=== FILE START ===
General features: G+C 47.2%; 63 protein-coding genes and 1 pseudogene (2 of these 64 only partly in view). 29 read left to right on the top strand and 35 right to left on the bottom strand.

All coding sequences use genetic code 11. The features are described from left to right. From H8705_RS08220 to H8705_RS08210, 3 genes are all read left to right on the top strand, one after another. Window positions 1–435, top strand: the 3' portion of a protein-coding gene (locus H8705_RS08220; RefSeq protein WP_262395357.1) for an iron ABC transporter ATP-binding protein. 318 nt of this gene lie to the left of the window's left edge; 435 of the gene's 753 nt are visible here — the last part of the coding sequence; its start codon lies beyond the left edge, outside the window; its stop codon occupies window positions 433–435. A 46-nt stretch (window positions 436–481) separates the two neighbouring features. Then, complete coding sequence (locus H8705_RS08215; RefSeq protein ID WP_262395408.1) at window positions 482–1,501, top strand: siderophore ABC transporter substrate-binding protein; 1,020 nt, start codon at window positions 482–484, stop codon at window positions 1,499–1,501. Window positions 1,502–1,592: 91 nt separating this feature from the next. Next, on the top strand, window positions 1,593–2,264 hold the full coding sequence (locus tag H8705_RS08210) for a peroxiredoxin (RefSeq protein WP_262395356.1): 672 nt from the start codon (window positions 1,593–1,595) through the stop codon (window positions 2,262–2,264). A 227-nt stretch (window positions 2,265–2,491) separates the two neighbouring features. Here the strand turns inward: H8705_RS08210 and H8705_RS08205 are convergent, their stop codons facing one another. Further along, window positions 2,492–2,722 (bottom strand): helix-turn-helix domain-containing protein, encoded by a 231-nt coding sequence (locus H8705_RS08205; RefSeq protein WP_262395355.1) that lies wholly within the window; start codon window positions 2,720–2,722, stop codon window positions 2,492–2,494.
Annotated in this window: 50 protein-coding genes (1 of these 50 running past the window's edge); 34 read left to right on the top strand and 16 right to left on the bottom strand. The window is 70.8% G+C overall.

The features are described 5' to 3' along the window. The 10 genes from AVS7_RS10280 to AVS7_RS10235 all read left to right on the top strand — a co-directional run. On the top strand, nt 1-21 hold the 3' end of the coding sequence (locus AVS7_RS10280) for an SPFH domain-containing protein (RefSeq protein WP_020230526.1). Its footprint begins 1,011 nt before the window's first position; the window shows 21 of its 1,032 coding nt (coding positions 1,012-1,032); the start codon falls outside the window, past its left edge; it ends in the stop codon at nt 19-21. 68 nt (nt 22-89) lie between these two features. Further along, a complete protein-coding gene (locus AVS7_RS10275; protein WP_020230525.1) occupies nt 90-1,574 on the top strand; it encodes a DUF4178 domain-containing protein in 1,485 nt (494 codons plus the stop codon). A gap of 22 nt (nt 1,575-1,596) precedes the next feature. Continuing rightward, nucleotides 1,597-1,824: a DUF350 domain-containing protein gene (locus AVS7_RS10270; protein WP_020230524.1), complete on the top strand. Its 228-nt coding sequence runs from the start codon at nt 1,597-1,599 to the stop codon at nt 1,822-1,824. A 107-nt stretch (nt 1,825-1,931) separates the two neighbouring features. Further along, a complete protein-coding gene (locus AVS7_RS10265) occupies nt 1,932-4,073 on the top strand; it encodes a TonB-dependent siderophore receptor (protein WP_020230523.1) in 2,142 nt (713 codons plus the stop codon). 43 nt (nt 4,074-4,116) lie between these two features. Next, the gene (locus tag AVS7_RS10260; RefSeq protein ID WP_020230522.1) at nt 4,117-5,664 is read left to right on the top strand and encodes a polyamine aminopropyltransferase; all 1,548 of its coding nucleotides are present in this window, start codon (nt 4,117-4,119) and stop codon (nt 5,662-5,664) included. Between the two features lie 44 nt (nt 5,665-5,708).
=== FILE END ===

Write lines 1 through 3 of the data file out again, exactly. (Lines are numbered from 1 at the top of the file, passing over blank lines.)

General features: G+C 47.2%; 63 protein-coding genes and 1 pseudogene (2 of these 64 only partly in view). 29 read left to right on the top strand and 35 right to left on the bottom strand.

All coding sequences use genetic code 11. The features are described from left to right. From H8705_RS08220 to H8705_RS08210, 3 genes are all read left to right on the top strand, one after another. Window positions 1–435, top strand: the 3' portion of a protein-coding gene (locus H8705_RS08220; RefSeq protein WP_262395357.1) for an iron ABC transporter ATP-binding protein. 318 nt of this gene lie to the left of the window's left edge; 435 of the gene's 753 nt are visible here — the last part of the coding sequence; its start codon lies beyond the left edge, outside the window; its stop codon occupies window positions 433–435. A 46-nt stretch (window positions 436–481) separates the two neighbouring features. Then, complete coding sequence (locus H8705_RS08215; RefSeq protein ID WP_262395408.1) at window positions 482–1,501, top strand: siderophore ABC transporter substrate-binding protein; 1,020 nt, start codon at window positions 482–484, stop codon at window positions 1,499–1,501. Window positions 1,502–1,592: 91 nt separating this feature from the next. Next, on the top strand, window positions 1,593–2,264 hold the full coding sequence (locus tag H8705_RS08210) for a peroxiredoxin (RefSeq protein WP_262395356.1): 672 nt from the start codon (window positions 1,593–1,595) through the stop codon (window positions 2,262–2,264). A 227-nt stretch (window positions 2,265–2,491) separates the two neighbouring features. Here the strand turns inward: H8705_RS08210 and H8705_RS08205 are convergent, their stop codons facing one another. Further along, window positions 2,492–2,722 (bottom strand): helix-turn-helix domain-containing protein, encoded by a 231-nt coding sequence (locus H8705_RS08205; RefSeq protein WP_262395355.1) that lies wholly within the window; start codon window positions 2,720–2,722, stop codon window positions 2,492–2,494.
Annotated in this window: 50 protein-coding genes (1 of these 50 running past the window's edge); 34 read left to right on the top strand and 16 right to left on the bottom strand. The window is 70.8% G+C overall.